KELVIN KACHINGWE, Lusaka
THE documentary Colours of the Alphabet, which last year showed at the Lusaka International Film Festival, last week made a return to the local cinemas showing for a week at Freshview Cinemas at Levy Mall in Lusaka.
The feature-length documentary, filmed over 12 months in the village of Lwimba near Lusaka, is a bittersweet story about language and childhood in Africa.
Directed by Alastair Cole, it was produced by Lansdowne Productions and Tongue Tied Films and was supported by The University of the West of Scotland, UWS Creative Media Academy, The University of Edinburgh and Edinburgh Napier University.
It was developed with support from Creative Scotlandâ€™s lottery fund, the INTERDOC and the European Documentary Networkâ€™s Twelve for the Future development programmes, and Berlinale Talents.
In the documentary, Steward, Elizabeth and Mâ€™barak are three first time school pupils in rural Zambia who struggle to make sense of an educational system where the language they speak at home is different from the language used in the classroom.
Moments of perplexed incomprehension, both comedic and tragic ensue, as the children slowly come to terms with the fact that their tongue is no longer their own.
At a time when it is reported that nearly 40 percent of the worldâ€™s population lack access to education in their own language, Colours of the Alphabet offers an intimate and moving insight into a global phenomenon from the unique perspective of three innocent children.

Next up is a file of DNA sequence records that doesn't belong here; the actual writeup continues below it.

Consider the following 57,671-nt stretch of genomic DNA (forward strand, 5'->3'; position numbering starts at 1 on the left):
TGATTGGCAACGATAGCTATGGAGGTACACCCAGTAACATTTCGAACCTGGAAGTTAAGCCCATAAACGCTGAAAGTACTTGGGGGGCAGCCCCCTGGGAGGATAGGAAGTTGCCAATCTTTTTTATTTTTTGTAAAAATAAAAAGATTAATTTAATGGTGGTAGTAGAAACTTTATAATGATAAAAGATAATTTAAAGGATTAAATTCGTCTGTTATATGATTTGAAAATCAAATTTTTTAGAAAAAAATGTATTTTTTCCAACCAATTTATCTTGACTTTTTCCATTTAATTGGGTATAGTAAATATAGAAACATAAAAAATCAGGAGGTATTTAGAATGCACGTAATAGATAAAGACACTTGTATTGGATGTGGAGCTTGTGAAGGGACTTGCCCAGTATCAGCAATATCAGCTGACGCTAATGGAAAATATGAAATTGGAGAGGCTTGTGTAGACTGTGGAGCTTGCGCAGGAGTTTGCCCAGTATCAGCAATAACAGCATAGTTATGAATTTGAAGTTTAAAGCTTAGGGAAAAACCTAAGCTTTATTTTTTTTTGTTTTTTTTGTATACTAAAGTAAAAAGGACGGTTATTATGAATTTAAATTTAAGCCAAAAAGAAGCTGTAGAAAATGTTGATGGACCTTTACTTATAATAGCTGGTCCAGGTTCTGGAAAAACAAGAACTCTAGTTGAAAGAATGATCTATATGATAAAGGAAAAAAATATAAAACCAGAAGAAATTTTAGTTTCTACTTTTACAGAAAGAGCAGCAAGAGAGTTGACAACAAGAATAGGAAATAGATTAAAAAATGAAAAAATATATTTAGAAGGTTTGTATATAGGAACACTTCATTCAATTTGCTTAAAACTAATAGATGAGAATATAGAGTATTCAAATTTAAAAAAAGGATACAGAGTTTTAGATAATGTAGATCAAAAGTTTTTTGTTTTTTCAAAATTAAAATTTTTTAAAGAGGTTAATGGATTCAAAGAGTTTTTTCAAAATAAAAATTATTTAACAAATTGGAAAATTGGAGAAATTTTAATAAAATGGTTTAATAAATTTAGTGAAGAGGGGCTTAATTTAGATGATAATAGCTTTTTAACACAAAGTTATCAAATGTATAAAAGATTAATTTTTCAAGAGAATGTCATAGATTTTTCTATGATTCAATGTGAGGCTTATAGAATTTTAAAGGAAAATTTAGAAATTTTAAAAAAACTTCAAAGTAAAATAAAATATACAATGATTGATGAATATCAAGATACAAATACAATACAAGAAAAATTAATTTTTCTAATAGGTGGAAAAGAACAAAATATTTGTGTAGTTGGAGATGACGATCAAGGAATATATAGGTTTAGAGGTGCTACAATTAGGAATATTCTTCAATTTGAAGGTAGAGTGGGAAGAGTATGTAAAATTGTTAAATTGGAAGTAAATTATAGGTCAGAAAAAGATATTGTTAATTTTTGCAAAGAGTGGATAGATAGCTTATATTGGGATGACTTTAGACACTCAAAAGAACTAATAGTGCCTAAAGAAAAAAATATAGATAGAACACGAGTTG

â€œIt has been an incredible adventure making my first feature length documentary, especially living for 12 months in Zambia and getting to know the wonderful children in the film,â€ Cole said about the documentary.
â€œTheir struggle to learn was both surprisingly universal and absurdly anachronistic. Not learning in their mother-tongue represents a huge obstacle for the vast majority of them, as it does for millions of others around the world.
â€œI hope our film will help people understand the importance of mother-tongue education and remind people of the shared ambitions of parents across the world for their children.â€
Producer Nick Higgins has his say on the film.
â€œColours of the Alphabet takes audiences on a journey to an Africa rarely seen on the big or small screen, where the Zambian parents have exactly the same ambitions as British parents, but where their children innocently struggle to make sense of an education system that forces them to learn through English,â€ Higgins says.
â€œItâ€™s estimated this is an issue that affects 2.3 billion people across the world â€“ and while there are laughs along the way, Alastairâ€™s film brilliantly explores the real issues this causes children in learning about the world around them.
â€œWe think the film will highlight a serious global problem, and we relish the prospect of using it to bring about a real, tangible change to the lives of the children who feature in it.â€
KELVIN KACHINGWE, Lusaka